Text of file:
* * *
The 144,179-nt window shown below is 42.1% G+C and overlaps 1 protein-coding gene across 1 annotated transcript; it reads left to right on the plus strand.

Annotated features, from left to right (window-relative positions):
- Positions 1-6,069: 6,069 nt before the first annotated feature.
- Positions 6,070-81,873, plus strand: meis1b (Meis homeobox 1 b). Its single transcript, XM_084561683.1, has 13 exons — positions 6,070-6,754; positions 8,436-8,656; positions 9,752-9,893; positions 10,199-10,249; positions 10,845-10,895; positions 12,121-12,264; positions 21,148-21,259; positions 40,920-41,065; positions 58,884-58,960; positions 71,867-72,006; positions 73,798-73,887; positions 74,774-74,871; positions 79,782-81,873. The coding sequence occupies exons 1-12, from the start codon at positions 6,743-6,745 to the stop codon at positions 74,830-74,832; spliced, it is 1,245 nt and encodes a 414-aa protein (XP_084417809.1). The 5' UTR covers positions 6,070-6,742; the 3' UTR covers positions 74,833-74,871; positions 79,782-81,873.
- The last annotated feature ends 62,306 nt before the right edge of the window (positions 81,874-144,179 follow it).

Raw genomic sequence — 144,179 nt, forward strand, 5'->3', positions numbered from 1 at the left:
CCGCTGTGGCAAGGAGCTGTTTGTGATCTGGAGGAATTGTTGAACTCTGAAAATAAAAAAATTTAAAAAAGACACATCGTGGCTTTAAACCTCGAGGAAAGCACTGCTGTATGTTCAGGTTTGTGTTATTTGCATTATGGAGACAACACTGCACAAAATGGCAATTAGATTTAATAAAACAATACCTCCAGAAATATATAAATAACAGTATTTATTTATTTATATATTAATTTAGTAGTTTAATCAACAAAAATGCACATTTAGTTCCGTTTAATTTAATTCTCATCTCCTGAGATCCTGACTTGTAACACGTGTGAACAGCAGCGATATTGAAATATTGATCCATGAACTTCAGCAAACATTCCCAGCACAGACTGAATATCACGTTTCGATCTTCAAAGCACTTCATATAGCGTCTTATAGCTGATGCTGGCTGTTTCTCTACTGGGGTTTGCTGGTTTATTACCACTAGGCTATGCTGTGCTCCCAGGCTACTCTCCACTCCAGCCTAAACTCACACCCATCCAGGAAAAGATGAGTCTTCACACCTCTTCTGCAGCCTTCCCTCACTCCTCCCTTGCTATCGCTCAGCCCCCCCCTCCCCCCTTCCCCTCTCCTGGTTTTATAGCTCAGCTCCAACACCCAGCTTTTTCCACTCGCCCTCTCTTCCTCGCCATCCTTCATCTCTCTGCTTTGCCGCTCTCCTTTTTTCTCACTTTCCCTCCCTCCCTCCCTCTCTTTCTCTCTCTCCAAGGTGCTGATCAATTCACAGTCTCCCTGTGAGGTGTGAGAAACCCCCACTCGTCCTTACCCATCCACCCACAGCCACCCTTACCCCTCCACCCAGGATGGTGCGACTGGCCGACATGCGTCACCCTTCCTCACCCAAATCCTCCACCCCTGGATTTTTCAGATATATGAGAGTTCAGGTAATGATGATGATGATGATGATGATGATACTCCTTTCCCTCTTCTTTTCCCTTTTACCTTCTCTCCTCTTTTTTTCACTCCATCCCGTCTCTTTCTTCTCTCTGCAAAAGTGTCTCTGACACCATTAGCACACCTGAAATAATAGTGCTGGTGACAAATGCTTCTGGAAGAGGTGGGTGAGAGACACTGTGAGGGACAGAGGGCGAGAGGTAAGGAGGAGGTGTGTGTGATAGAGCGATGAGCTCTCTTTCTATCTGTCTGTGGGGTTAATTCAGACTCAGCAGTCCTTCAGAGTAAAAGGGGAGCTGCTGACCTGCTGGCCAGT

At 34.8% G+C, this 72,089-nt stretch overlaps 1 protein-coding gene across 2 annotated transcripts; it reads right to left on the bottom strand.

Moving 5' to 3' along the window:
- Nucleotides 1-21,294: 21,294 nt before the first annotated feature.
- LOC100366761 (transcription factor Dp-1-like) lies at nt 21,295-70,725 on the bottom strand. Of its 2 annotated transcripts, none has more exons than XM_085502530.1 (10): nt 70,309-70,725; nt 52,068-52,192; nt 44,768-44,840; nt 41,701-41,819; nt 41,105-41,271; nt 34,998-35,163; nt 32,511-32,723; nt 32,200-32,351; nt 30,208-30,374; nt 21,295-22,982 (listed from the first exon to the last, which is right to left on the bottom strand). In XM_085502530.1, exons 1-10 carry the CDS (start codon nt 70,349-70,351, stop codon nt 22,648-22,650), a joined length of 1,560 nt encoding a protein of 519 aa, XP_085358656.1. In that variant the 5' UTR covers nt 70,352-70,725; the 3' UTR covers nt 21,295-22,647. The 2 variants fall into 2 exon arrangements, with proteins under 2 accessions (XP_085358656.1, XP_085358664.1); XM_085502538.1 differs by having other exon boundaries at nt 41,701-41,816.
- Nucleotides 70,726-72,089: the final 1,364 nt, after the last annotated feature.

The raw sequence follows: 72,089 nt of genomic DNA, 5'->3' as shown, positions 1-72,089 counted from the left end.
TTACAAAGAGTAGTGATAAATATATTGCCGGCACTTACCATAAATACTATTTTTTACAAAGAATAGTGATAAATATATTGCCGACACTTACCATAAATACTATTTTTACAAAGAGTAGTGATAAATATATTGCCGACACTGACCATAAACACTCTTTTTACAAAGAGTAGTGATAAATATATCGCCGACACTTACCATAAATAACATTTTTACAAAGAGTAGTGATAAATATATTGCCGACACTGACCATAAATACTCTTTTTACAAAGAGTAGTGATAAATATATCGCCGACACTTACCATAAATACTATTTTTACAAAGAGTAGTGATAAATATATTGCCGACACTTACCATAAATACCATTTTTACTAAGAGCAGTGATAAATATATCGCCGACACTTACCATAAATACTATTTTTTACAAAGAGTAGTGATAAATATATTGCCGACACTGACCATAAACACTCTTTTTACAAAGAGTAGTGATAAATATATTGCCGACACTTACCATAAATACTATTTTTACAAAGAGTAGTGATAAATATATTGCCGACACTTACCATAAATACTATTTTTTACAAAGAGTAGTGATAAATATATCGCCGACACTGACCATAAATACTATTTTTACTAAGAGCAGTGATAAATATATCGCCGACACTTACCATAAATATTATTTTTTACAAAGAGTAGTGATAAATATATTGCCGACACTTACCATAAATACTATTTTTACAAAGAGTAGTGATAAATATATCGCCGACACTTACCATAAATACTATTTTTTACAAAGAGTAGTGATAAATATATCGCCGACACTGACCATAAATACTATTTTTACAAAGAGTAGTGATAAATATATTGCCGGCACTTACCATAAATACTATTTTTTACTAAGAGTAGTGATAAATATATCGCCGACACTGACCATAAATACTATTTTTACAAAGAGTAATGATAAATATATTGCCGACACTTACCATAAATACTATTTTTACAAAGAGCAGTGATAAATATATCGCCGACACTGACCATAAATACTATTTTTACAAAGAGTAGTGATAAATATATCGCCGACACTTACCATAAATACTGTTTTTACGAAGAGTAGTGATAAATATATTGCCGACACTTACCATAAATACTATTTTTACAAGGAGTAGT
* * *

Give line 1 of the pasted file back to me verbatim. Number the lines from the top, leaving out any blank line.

The 144,179-nt window shown below is 42.1% G+C and overlaps 1 protein-coding gene across 1 annotated transcript; it reads left to right on the plus strand.